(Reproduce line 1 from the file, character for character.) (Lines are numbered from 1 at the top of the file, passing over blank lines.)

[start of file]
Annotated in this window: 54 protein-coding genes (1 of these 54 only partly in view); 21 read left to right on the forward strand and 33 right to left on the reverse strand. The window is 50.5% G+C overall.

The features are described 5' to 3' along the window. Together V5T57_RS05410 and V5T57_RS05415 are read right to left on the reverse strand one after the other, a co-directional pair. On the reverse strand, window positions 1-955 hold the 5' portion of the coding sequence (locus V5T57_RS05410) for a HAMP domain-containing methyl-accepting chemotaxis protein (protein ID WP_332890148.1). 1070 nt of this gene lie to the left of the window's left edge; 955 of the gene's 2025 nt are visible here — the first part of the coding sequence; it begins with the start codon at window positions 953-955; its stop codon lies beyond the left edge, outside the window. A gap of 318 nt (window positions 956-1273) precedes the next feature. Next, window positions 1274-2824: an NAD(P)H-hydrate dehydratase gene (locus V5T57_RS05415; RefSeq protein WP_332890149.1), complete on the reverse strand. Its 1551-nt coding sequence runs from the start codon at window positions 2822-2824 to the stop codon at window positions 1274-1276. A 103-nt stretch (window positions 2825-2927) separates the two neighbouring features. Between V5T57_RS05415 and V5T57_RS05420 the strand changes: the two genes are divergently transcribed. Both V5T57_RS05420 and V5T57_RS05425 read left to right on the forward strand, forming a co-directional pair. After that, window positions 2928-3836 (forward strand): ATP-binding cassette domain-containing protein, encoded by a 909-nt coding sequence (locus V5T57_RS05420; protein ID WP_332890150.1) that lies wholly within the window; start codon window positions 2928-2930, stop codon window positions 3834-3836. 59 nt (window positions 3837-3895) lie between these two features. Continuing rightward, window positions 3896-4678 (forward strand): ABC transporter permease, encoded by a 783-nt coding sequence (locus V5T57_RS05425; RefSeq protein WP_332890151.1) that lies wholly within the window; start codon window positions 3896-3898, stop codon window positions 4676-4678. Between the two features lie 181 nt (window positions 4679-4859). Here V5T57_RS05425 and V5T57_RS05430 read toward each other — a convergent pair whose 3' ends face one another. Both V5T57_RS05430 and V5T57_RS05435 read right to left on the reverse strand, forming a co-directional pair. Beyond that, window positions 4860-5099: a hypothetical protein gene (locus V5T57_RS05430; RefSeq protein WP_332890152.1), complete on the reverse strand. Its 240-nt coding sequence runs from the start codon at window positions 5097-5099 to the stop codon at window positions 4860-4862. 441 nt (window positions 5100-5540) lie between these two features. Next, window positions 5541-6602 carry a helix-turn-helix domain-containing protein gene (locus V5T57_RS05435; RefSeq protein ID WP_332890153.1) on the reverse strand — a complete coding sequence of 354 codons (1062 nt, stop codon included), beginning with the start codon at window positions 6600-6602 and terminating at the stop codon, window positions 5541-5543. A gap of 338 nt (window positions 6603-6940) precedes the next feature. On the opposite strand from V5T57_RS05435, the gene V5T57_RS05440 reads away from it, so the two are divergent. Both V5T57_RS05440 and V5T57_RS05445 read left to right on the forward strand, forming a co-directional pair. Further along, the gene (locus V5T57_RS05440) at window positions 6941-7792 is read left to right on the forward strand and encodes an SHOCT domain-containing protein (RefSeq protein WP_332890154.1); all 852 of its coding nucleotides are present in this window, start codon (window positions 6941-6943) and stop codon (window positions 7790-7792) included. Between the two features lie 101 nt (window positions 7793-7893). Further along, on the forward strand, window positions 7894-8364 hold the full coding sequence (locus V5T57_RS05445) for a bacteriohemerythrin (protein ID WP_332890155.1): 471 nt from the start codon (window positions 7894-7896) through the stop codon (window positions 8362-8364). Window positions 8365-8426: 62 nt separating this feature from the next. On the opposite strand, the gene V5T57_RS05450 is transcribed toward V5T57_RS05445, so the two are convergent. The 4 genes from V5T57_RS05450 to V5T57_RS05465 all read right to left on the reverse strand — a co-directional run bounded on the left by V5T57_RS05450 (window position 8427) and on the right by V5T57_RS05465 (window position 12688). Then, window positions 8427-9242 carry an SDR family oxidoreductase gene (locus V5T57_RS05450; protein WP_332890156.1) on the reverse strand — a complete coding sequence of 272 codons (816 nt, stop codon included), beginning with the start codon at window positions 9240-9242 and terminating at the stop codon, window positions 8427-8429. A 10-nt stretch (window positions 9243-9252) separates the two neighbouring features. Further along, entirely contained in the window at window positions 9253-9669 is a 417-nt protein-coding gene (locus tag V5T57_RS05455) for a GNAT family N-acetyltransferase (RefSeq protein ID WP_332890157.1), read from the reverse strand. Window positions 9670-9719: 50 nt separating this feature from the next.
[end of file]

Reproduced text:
Annotated in this window: 54 protein-coding genes (1 of these 54 only partly in view); 21 read left to right on the forward strand and 33 right to left on the reverse strand. The window is 50.5% G+C overall.